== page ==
Preparing For the Unimaginable: Your Workplace Violence Prevention Program
Workplace violence has been a serious safety hazard in American workplaces for some time. In 2014, according to the Bureau of Labor Statistics, there were 403 workplace homicides in the United States, accounting for approximately 9 percent of all workplace fatalities. The overwhelming majority of workplace homicides are committed by non-employees. Women are most likely to be murdered at work by a current or former domestic partner. Men are most likely to be killed in a robbery.
Although the Michigan Occupational Safety and Health Administration (MIOSHA) has not promulgated specific standards for protecting employees from workplace violence, Michigan employers have a general duty to furnish to each employee “employment and a place of employment which is free from recognized hazards that are causing, or are likely to cause, death or serious physical harm to the employee.” MIOSHA has cited employers for exposing their employees to workplace violence hazards under this “General Duty” clause following incidents of assaults committed by customers and visitors.
MIOSHA encourages employers to implement a workplace violence prevention program to identify workplace violence risks in their workplace. This process involves identifying workplace violence hazards, determining methods of controlling or eliminating these hazards, training employees and supervisors, and preparing to respond to a violent incident.
Audit Your Workplace
The first step in drafting any workplace violence prevention program is to conduct an assessment of the workplace to identify existing or potential hazards that may lead to incidents of workplace violence. Employers should review their injury records and conduct a thorough review of their policies and operations to identify risks of workplace violence.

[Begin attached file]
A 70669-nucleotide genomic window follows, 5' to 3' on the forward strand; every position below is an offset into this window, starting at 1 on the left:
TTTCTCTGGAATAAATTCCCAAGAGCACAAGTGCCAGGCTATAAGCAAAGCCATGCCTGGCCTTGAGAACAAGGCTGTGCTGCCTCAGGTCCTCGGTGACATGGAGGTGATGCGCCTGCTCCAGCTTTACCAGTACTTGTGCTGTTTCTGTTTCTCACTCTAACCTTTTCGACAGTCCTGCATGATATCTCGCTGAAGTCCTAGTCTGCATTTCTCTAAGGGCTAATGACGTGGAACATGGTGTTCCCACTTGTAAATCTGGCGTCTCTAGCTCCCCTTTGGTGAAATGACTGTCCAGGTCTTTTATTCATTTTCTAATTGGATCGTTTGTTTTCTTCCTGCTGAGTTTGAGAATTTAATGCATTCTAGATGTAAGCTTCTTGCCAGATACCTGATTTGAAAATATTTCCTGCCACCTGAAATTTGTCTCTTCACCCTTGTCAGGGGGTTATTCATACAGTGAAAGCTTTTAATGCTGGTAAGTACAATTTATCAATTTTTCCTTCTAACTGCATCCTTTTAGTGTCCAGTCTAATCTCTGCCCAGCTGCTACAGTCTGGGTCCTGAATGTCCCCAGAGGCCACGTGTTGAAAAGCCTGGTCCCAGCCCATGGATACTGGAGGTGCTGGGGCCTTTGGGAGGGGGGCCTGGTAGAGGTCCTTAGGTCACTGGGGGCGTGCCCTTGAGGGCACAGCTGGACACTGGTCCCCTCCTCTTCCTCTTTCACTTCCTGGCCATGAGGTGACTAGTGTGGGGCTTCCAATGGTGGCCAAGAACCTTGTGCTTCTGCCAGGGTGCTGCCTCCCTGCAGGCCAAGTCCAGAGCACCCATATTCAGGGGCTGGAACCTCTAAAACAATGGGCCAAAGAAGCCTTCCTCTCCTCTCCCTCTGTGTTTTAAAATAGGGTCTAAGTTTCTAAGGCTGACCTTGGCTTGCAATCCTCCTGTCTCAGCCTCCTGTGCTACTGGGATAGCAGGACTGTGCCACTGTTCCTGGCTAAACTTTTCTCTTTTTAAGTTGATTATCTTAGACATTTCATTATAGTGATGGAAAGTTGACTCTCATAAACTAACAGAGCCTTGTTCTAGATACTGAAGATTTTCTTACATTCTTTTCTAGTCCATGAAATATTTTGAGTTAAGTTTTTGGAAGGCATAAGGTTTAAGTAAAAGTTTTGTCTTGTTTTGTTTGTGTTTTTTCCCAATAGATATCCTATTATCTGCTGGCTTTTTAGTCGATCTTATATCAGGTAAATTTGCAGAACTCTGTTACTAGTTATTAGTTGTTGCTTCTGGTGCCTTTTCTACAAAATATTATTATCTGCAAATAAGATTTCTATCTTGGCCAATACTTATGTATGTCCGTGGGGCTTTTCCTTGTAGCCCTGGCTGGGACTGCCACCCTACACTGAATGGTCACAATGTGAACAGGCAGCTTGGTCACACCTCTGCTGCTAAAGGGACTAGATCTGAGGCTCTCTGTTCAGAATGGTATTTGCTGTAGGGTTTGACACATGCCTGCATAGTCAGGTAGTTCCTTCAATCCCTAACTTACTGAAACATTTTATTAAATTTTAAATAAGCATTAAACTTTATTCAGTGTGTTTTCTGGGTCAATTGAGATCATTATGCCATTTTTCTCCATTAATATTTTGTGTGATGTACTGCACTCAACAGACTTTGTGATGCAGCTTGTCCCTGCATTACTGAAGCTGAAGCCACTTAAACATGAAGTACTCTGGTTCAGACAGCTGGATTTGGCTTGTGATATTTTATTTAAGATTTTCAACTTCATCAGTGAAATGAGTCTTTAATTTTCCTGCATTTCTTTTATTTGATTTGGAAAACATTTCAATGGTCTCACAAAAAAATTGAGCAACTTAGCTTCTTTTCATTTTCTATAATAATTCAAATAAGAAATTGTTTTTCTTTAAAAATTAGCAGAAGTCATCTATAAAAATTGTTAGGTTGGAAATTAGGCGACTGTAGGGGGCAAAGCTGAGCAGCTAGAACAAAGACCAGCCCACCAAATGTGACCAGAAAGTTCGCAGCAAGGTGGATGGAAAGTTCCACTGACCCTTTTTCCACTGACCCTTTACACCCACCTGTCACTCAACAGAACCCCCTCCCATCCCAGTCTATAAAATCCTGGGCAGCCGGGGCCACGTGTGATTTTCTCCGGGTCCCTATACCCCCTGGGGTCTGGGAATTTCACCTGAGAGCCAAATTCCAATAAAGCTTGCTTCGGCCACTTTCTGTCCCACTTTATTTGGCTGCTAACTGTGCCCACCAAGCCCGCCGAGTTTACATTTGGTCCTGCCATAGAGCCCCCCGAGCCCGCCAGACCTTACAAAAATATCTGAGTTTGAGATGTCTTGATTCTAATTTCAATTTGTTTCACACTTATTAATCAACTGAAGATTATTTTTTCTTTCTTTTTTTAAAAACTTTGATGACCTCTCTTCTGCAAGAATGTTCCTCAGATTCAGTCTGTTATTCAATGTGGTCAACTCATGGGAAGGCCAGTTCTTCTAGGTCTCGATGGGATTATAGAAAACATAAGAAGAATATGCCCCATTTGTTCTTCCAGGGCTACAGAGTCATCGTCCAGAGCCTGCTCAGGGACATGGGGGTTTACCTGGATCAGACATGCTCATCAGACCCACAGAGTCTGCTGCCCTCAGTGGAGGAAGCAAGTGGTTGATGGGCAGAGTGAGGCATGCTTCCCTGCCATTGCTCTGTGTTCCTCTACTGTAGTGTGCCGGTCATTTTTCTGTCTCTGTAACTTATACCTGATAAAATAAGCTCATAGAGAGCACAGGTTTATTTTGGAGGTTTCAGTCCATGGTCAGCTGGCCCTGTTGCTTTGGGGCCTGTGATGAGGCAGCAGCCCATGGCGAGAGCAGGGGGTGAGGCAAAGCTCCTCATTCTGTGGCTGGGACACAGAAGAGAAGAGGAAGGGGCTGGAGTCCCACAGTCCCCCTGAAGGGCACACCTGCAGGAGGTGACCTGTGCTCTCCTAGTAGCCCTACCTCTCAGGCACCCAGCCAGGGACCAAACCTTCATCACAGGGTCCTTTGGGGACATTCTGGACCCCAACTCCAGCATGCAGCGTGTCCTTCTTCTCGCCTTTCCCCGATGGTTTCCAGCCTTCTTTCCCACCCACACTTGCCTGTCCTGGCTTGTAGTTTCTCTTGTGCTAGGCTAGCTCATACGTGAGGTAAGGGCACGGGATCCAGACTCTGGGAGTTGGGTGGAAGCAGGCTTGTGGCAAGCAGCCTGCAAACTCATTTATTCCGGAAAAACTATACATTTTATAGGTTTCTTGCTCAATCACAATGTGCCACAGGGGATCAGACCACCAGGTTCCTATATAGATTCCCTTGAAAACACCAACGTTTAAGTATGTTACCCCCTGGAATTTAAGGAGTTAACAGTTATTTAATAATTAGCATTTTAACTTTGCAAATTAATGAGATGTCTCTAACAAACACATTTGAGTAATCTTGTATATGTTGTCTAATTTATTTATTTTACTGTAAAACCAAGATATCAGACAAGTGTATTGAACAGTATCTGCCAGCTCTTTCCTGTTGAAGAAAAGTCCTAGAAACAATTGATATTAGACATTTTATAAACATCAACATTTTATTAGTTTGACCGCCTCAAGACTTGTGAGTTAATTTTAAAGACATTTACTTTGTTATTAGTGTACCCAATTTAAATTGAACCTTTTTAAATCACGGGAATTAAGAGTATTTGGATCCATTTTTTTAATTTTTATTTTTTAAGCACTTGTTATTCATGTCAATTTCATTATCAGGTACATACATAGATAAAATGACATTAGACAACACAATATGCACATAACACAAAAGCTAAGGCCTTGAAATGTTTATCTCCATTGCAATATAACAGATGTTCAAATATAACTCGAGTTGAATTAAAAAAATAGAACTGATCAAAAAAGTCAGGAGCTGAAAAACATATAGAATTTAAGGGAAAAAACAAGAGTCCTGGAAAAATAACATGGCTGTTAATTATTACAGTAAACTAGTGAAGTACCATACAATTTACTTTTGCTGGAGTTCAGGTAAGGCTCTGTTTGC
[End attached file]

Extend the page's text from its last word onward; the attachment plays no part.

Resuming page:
After conducting this comprehensive worksite analysis, an employer should then consider steps to prevent or control the hazards identified. Engineering controls are physical changes to the workplace that may eliminate hazards. Installing physical barriers, locks, or panic buttons; placing better or additional lighting in poorly lit areas, or creating additional exits are all engineering controls that may reduce workplace violence risks. Administrative and work practice controls are changes to how work is performed. Implementing log-in/log-out policies, limiting when and where employees work alone, and establishing policies and procedures for secured areas and emergency evacuations are examples of administrative controls that may target workplace violence hazards.
An employer should train its employees so that they are aware of potential workplace violence hazards and how to protect themselves and their coworkers. Topics that should be covered in any training include: identified workplace violence hazards; the location, operation, and coverage of safety devices, such as alarm systems and panic buttons, and safe rooms; a standard response action plan for violent situations, including the availability of assistance; response to alarm systems and communication procedures; and policies and procedures for reporting and recordkeeping. Managers and supervisors should receive additional training to recognize high-risk situations, so they can ensure that workers are not placed in dangerous situations.
Your “Go Team”
An employer should also consider developing a crisis management team that can be mobilized quickly in the event of an incident or a viable threat. The response team should include representatives of management, human resources, and security. Employers may also wish to include legal counsel, who may be of assistance in obtaining a restraining order, and professional medical assistance that may be able to assist in deciding on how to respond to a specific threat. The crisis plan should also include strategies for communications with employees, including a method of being able to confirm the safe location of employees following an incident.
Unfortunately, no workplace violence prevention program will be able to prevent every instance of workplace violence or stop every individual who is intent on doing harm to others. A proactive approach to the problem, however, and developing and maintaining a workplace violence prevention program can eliminate easy targets and perhaps provide life-saving protections.
If you have any questions about this article or need assistance implementing a workplace violence prevention program, please contact one of the authors or your Miller Johnson employment attorney.